Quay Street Wasn’t Built For Cars: Members’ Meeting at Roll for the Soul November 26 2014

Carlton Reid, well known on-line as an advocate and historian for cycling, was in a cheerful mood last night. The first edition of his large and handsome book “The Roads Were Not Built for Cars” is as good as sold out and an expanded second edition is due in the Spring.

Carlton tells a good story. We enjoyed pictures and tales of all the surprising links between the development of the bicycle and the development of the motor car. A major share of all motor vehicle achievements and innovations (including Champion spark plugs) seem to have been pioneered by champion cyclists. Even The “Daily Mail” was an offshoot of the more respectable “The Cyclist” whose style and contents were developed by its brash young deputy editor William Harmsworth.

As Bristolians we were proud to learn that half-decent road surfaces were first produced by the Bristol-employed engineer John Loudon Macadam who found a way of surfacing what would have been muddy tracks with finely graded chippings set on a cambered stone surface. The addition of tar to a “macadamised” surface by later engineers made the Bristol and Bath Cycle Path what it is today. (John Grimshaw was in the audience).

In the lively Q&A that followed Carlton mentioned (amongst other things) the value of finding motoring-friendly people to advocate cycle-related issues. He gave the example of new driving instruction videos being made by Blaine Walsh, where Carlton had been able to give input from a cycling perspective.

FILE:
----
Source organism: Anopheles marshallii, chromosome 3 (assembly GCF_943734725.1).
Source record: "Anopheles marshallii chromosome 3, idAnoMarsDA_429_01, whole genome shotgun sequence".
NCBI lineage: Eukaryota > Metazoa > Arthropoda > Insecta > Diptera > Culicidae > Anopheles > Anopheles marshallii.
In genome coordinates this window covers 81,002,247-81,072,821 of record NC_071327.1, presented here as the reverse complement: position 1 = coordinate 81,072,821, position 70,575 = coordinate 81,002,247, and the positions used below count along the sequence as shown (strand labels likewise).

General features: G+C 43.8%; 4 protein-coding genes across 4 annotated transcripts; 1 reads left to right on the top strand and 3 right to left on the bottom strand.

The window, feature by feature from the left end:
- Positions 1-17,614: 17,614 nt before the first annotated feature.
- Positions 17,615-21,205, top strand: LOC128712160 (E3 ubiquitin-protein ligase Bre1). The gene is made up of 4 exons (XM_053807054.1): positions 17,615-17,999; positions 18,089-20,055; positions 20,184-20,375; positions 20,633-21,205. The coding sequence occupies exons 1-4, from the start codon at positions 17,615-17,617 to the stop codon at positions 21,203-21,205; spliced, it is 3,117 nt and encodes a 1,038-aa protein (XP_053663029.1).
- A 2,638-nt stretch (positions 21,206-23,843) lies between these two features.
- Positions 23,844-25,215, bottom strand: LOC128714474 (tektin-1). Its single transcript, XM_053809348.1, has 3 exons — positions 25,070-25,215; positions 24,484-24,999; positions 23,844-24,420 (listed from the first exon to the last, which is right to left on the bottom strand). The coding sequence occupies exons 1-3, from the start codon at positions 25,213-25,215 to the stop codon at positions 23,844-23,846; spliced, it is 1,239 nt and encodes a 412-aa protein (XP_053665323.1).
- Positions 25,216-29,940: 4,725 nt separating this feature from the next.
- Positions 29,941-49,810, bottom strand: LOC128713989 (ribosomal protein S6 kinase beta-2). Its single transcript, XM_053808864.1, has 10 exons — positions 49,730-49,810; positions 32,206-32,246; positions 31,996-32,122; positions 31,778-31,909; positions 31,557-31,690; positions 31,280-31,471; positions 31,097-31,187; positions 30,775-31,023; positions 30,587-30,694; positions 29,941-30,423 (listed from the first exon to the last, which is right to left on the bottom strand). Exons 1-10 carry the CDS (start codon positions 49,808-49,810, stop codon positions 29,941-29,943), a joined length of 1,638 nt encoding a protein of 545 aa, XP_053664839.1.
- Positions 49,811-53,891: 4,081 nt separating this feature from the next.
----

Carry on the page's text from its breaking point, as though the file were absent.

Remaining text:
Carlton’s book can be browsed at http://www.roadswerenotbuiltforcars.com/

As news was about to break of more cash to spread tarmac for cycling in Bristol, we were also given a useful presentation on Green Capital 2015 by Mark Leach, Project Manager of Green Capital for Bristol City Council. He told us that a European Green Capital as an idea had first been mooted in Bristol and that it had been a City ambition to win the title since 2006. 800 partners were now involved, and plans for what would be happening were developing rapidly. Copenhagen (last year’s Green Capital)had passed on their experience of printing a programme for the year ahead only to find it rapidly proving inadequate to the number of events that cropped up as the year went on. Anyone wanting to know all that will be happening needs to go on-line and see plans as they mature.

Twelve subject groups, including a transport group, have been established but it seems that Bristol City Council do not have an officer on this group. Councillor Charlie Bolton was in attendance and seemed to note the fact. Much more on Green Capital is at http://bristolgreencapital.org

More about a packed meeting on the live blog entry.